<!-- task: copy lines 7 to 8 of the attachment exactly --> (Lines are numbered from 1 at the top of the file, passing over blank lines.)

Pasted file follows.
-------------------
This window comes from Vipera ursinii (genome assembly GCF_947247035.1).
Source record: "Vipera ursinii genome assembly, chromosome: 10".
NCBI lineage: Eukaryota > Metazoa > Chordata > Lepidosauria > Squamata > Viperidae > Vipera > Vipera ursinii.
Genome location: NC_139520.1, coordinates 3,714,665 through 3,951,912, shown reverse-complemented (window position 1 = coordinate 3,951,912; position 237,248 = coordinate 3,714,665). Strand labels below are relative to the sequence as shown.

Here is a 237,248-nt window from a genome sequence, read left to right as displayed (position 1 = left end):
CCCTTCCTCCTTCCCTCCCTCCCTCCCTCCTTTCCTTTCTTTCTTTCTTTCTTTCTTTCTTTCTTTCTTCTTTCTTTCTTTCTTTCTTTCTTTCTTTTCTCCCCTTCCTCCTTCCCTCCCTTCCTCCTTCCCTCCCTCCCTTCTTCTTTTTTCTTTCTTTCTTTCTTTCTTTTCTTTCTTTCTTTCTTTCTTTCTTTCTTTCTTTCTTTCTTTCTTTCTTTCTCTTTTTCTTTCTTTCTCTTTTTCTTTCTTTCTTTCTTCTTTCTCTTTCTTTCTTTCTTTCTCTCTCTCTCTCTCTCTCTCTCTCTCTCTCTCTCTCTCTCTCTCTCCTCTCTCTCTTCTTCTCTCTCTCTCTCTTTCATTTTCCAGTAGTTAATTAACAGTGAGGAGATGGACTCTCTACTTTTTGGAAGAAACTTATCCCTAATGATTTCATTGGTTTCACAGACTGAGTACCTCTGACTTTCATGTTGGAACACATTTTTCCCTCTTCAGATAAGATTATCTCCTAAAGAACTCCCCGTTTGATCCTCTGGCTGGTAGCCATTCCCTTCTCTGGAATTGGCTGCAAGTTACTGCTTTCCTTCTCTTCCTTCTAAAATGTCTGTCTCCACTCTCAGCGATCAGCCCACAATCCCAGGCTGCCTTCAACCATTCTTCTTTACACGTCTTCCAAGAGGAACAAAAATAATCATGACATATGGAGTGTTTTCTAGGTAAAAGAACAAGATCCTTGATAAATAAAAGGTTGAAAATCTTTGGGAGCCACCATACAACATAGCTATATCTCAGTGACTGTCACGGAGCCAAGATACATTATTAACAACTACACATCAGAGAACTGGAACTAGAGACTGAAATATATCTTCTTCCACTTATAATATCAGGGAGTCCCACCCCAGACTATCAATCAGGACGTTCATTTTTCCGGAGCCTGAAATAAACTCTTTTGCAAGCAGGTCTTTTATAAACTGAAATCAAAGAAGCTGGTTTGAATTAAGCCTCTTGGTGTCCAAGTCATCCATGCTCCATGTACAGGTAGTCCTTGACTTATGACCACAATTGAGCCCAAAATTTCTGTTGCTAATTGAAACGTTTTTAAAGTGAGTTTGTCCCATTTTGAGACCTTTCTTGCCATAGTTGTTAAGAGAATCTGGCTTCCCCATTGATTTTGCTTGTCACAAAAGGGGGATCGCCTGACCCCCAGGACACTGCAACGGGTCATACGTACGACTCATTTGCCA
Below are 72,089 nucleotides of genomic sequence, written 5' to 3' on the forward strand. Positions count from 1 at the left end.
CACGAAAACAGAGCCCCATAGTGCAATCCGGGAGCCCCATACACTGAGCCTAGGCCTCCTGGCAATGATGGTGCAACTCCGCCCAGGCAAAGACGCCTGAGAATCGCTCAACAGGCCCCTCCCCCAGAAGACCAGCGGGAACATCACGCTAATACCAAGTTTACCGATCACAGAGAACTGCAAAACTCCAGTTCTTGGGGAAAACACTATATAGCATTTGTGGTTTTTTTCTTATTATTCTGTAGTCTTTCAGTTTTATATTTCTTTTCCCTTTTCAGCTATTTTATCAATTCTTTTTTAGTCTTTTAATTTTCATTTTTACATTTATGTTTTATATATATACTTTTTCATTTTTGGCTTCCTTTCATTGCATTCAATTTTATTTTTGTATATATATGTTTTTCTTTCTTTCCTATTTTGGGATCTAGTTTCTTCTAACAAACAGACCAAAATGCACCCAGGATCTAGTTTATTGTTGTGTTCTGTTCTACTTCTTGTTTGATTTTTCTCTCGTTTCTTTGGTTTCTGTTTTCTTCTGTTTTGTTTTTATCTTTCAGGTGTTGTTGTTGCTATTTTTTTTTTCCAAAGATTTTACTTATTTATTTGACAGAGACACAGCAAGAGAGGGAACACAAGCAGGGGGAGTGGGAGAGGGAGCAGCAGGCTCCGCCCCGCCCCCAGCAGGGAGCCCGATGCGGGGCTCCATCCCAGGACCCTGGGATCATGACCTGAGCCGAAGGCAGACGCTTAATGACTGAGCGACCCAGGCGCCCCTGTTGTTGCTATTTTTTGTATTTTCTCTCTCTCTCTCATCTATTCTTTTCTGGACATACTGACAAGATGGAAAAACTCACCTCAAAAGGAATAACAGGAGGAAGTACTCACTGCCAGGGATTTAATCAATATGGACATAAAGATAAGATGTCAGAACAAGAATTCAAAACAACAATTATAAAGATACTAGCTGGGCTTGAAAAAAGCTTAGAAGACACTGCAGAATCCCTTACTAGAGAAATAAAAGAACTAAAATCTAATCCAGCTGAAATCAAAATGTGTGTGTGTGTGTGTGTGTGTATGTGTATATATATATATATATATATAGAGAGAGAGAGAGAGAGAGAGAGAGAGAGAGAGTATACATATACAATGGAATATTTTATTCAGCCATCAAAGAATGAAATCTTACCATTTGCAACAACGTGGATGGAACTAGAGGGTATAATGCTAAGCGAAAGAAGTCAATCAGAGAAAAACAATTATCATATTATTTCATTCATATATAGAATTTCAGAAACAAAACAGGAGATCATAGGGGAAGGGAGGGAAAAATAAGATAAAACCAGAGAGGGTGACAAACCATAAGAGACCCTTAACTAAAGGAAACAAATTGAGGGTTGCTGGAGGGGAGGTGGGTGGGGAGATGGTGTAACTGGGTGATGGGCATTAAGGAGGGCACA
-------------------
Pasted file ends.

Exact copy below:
Below are 72,089 nucleotides of genomic sequence, written 5' to 3' on the forward strand. Positions count from 1 at the left end.
CACGAAAACAGAGCCCCATAGTGCAATCCGGGAGCCCCATACACTGAGCCTAGGCCTCCTGGCAATGATGGTGCAACTCCGCCCAGGCAAAGACGCCTGAGAATCGCTCAACAGGCCCCTCCCCCAGAAGACCAGCGGGAACATCACGCTAATACCAAGTTTACCGATCACAGAGAACTGCAAAACTCCAGTTCTTGGGGAAAACACTATATAGCATTTGTGGTTTTTTTCTTATTATTCTGTAGTCTTTCAGTTTTATATTTCTTTTCCCTTTTCAGCTATTTTATCAATTCTTTTTTAGTCTTTTAATTTTCATTTTTACATTTATGTTTTATATATATACTTTTTCATTTTTGGCTTCCTTTCATTGCATTCAATTTTATTTTTGTATATATATGTTTTTCTTTCTTTCCTATTTTGGGATCTAGTTTCTTCTAACAAACAGACCAAAATGCACCCAGGATCTAGTTTATTGTTGTGTTCTGTTCTACTTCTTGTTTGATTTTTCTCTCGTTTCTTTGGTTTCTGTTTTCTTCTGTTTTGTTTTTATCTTTCAGGTGTTGTTGTTGCTATTTTTTTTTTCCAAAGATTTTACTTATTTATTTGACAGAGACACAGCAAGAGAGGGAACACAAGCAGGGGGAGTGGGAGAGGGAGCAGCAGGCTCCGCCCCGCCCCCAGCAGGGAGCCCGATGCGGGGCTCCATCCCAGGACCCTGGGATCATGACCTGAGCCGAAGGCAGACGCTTAATGACTGAGCGACCCAGGCGCCCCTGTTGTTGCTATTTTTTGTATTTTCTCTCTCTCTCTCATCTATTCTTTTCTGGACATACTGACAAGATGGAAAAACTCACCTCAAAAGGAATAACAGGAGGAAGTACTCACTGCCAGGGATTTAATCAATATGGACATAAAGATAAGATGTCAGAACAAGAATTCAAAACAACAATTATAAAGATACTAGCTGGGCTTGAAAAAAGCTTAGAAGACACTGCAGAATCCCTTACTAGAGAAATAAAAGAACTAAAATCTAATCCAGCTGAAATCAAAATGTGTGTGTGTGTGTGTGTGTGTATGTGTATATATATATATATATATATAGAGAGAGAGAGAGAGAGAGAGAGAGAGAGAGAGTATACATATACAATGGAATATTTTATTCAGCCATCAAAGAATGAAATCTTACCATTTGCAACAACGTGGATGGAACTAGAGGGTATAATGCTAAGCGAAAGAAGTCAATCAGAGAAAAACAATTATCATATTATTTCATTCATATATAGAATTTCAGAAACAAAACAGGAGATCATAGGGGAAGGGAGGGAAAAATAAGATAAAACCAGAGAGGGTGACAAACCATAAGAGACCCTTAACTAAAGGAAACAAATTGAGGGTTGCTGGAGGGGAGGTGGGTGGGGAGATGGTGTAACTGGGTGATGGGCATTAAGGAGGGCACA